Views:1 Author:Site Editor Publish Time: 2021-08-24 Origin:Site
A good night's rest is essential for people aged 65 and older, particularly those who live with hospital beds. According to recent polls, more than half of seniors living on their own experience persistent chronic pain, while 80% of seniors living in nursing homes also deal with chronic pain.
These individuals require a sleep surface that provides the support and comfort needed for healthy, restorative sleep. Some hospital bed mattresses are designed to conform closely to the sleeper's body, which can help align the spine and alleviate aches and pains in sensitive areas like the neck, shoulders, lower back, and hips. Other mattresses offer little to no conforming, and these models may exacerbate chronic pain symptoms.
This guide will look at key considerations for selecting a hospital bed mattress for an older adult, including mattress type, features, and shopping tips for seniors. First, let's look at the root causes behind some common sleep issues for seniors. Please note: for the purposes of this article, anyone aged 65 and older is considered a senior.
How Aging Affects Sleep
Insomnia is more common in seniors, according to recent polls. The causes vary; some experience insomnia due to health issues or anxiety about aging, while others have a hard time sleeping due to side effects of prescription medication.
Seniors are also more susceptible to certain sleep disorders. These include sleep apnea, or temporary loss of breath during sleep, and restless legs syndrome, which is characterized by painful itching and numbness in one's legs when they are laying in bed.
Choosing the Best Hospital Bed Mattress for Seniors: Qualities & Features to Look For
The following characteristics and functions of hospital bed mattresses can significantly affect sleep quality in older people.
The term 'mattress support' refers to how even and stable the sleep surface is. A supportive mattress will keep the sleeper's body level and flat throughout the night, which is instrumental in preventing and alleviating back pain.
Unsupportive hospital bed mattresses, on the other hand, tend to sag in the middle, creating an uneven sleep surface that can hinder spinal alignment and exacerbate existing aches and pains.
Sagging of less than one and a half inches may lead to some discomfort, but the greatest amounts of pain and pressure are associated with sagging that measures more than one and a half inches. This is key to evaluating mattress warranties.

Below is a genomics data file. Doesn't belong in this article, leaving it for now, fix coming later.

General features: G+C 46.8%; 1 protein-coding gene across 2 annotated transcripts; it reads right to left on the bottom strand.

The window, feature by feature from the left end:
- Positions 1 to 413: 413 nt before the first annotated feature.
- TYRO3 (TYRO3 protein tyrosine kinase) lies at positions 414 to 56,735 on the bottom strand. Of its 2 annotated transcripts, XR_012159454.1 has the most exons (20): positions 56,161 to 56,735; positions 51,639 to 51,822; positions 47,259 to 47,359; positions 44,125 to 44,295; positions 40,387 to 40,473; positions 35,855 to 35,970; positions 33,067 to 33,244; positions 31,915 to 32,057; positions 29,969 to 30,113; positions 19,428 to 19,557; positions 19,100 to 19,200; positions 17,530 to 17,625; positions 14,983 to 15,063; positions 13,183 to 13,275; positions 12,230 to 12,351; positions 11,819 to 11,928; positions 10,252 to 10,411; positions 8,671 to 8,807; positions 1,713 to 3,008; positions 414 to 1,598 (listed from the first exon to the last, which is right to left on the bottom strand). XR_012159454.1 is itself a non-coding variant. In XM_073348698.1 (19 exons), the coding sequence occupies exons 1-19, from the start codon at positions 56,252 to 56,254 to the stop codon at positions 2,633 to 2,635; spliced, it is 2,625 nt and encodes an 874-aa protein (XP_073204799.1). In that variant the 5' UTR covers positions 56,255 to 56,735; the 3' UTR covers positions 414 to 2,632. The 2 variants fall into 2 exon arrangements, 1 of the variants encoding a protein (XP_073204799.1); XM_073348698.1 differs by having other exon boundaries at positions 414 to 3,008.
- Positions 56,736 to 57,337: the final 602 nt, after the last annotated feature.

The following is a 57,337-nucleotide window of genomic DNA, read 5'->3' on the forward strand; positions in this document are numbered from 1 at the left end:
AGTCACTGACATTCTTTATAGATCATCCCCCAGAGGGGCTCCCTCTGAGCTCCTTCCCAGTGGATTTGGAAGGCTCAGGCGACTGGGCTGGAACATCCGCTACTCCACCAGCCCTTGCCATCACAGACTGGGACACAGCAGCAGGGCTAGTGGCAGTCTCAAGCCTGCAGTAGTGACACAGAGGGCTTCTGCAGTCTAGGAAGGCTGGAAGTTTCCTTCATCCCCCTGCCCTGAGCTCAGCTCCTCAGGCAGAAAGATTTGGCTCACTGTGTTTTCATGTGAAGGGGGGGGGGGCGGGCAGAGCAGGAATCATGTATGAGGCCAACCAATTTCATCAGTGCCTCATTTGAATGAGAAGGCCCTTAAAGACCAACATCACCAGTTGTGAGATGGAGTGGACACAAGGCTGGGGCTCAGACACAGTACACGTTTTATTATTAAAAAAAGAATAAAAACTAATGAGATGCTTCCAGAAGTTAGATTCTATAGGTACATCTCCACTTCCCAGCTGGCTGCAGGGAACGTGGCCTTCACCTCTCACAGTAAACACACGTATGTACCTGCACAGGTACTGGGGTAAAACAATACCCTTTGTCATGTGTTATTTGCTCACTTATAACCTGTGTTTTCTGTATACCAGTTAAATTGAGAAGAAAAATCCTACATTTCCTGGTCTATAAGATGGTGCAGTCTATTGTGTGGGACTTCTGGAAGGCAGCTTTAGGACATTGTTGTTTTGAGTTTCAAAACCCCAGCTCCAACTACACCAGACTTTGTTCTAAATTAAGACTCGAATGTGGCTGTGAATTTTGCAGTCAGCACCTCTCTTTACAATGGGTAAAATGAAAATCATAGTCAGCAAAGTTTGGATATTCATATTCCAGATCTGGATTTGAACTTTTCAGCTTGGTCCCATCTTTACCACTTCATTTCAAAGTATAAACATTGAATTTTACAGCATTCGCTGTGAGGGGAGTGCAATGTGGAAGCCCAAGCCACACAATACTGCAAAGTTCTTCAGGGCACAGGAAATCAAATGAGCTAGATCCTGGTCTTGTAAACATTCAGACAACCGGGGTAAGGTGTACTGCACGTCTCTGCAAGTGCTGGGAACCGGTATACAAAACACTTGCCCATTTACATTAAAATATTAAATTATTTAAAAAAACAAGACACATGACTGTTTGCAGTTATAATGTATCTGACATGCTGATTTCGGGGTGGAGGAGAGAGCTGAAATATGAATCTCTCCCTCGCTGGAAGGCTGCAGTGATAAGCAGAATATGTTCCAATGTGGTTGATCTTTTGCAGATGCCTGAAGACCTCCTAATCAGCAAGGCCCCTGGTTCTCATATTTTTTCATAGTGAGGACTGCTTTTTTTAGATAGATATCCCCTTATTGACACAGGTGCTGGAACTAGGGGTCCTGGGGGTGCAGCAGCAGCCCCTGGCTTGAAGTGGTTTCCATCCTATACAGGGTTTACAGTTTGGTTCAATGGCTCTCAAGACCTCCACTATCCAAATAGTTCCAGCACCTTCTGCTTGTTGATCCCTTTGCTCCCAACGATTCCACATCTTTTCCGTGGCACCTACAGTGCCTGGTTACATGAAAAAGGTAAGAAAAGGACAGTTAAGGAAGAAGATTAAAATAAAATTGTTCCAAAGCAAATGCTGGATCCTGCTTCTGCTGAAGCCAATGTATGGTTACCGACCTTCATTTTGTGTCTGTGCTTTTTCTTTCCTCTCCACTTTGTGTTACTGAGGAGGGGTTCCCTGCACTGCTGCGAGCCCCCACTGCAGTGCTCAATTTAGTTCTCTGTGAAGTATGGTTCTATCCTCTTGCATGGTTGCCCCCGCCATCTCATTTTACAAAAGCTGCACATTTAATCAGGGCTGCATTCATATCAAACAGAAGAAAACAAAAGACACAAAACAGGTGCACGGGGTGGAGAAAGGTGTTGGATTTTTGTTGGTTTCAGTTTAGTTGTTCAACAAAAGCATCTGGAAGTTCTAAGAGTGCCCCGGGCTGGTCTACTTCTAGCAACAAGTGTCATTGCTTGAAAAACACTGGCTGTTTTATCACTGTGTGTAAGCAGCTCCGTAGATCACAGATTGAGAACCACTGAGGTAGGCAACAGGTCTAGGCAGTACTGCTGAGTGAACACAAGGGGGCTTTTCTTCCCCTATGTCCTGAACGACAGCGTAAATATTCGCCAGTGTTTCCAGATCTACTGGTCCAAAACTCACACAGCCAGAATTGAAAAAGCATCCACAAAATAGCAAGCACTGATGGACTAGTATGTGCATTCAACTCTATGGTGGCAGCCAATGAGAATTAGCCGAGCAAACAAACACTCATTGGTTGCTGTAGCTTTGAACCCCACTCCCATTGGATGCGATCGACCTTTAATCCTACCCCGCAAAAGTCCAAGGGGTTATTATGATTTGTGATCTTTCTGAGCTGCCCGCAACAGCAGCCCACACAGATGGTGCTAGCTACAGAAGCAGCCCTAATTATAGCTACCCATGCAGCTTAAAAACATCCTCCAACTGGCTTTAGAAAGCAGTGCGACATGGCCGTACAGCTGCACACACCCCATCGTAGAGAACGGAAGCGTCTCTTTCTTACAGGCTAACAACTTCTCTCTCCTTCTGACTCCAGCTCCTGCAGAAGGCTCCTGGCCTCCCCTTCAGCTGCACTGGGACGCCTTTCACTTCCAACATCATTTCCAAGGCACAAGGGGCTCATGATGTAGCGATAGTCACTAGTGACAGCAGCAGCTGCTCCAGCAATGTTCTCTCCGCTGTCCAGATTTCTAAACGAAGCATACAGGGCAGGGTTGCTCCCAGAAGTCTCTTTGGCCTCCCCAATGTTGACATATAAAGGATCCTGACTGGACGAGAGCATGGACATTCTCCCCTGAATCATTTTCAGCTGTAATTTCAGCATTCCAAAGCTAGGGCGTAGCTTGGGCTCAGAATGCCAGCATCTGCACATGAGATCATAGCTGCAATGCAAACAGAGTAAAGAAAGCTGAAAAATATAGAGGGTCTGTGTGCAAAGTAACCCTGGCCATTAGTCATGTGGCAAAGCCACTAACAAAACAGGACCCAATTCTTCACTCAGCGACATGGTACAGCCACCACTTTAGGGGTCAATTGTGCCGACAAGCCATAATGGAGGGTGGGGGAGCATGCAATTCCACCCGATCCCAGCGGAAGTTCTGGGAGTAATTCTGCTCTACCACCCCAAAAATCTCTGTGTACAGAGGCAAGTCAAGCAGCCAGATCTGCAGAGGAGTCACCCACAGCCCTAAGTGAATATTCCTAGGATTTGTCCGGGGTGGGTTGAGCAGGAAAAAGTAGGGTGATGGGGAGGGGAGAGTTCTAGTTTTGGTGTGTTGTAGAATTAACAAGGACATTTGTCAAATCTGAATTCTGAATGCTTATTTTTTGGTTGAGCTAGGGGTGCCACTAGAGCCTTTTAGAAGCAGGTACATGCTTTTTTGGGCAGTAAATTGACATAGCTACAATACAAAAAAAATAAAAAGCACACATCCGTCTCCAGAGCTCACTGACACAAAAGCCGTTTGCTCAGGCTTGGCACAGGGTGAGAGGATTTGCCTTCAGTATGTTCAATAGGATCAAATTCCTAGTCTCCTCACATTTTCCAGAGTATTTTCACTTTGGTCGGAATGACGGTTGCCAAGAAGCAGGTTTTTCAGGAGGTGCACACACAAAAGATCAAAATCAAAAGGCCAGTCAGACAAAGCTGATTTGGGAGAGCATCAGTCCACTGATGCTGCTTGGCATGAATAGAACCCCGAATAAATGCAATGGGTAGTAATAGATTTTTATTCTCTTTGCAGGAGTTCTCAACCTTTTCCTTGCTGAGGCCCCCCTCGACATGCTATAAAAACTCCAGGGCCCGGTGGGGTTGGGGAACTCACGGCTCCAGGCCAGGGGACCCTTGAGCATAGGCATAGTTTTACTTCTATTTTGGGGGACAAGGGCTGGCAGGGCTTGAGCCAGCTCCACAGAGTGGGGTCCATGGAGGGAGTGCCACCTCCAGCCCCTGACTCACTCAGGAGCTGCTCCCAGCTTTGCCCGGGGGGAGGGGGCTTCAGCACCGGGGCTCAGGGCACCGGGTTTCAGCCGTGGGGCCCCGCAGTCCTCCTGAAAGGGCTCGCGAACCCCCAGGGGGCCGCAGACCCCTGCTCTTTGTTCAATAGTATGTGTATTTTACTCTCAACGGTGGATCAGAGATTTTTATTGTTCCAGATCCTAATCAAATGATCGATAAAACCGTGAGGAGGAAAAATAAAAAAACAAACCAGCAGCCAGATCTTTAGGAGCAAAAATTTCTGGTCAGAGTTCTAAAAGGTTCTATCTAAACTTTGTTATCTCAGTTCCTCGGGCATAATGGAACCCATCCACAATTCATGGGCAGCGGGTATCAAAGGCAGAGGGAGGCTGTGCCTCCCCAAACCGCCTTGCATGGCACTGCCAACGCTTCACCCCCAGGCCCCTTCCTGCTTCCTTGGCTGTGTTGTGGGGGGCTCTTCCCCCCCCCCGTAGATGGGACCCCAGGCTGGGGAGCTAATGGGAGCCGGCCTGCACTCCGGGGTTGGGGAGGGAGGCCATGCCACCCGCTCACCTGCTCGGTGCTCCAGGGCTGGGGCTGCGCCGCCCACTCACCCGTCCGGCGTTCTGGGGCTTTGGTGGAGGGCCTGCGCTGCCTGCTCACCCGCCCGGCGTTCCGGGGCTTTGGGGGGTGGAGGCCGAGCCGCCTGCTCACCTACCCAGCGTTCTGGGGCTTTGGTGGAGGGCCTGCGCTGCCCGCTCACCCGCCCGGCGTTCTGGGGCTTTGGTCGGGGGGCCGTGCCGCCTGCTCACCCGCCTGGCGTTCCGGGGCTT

Conforming and Pressure Relief
Mattresses that conform closely will create a mold-like impression around the curves and contours of the sleeper's body. This helps align the spine and alleviate pressure points, and also provides even support throughout the body.
Some hospital bed mattresses do not conform much, if at all. Others may conform closely in some areas but not others, creating an uneven sleep surface that can increase pressure in sensitive areas of the body.
Mattresses that offer consistent levels of conforming, such as foam and hybrid models, can provide much needed relief for seniors suffering from chronic pain.
Mattress firmness is tied to support, and sleep surfaces that are either too soft or too firm will not provide adequate support for most sleepers. Your ideal hospital bed mattress firmness depends on both your body weight and sleep position.
Heavier individuals tend to experience the most support on mattresses that are 'Medium Firm' or 'Firm'; softer mattresses tend to sink too deeply.
Likewise, lighter individuals (less than 130 pounds) typically prefer 'Soft,' 'Medium Soft,' or 'Medium' mattresses because they conform more closely; firmer mattresses may not sink deeply enough, depriving the sleeper of close conforming and targeted pain relief.
Preferred sleep position is also important for determining the proper firmness. The back sleeping position naturally aligns the spine; those who sleep on their backs require a hospital bed mattress that will provide even, level support, particularly in areas where their weight is concentrated. A hospital bed mattress with zoned support system and a mid-level firmness settings can be ideal for these sleepers.
Other sleep positions do not align the spine. Side sleeping puts most of the body's weight on the shoulders, which can increase pressure in the head and neck, as well as the hips. These sleepers benefit from softer hospital bed mattresses which can counteract this effect, allowing the shoulders and hips to sink deeper than other areas of the body, reducing pressure and promoting spinal alignment.
Stomach sleepers are also at risk of spinal misalignment. Stomach sleeping often results in sagging at the sleeper's midsection, where most of their weight is usually concentrated, and this causes the spine to dip. A 'Firm' or 'Very Firm' mattress is best for stomach sleepers, as it prevents sagging and enables them to lie flat on the hospital bed mattress surface.
The table below lists the optimal firmness for each weight group and sleep position, based on hospital bed mattress owner feedback. Please note that these ratings are subjective; the best way to determine the proper hospital bed mattress firmness for you is to try out different designs and models.
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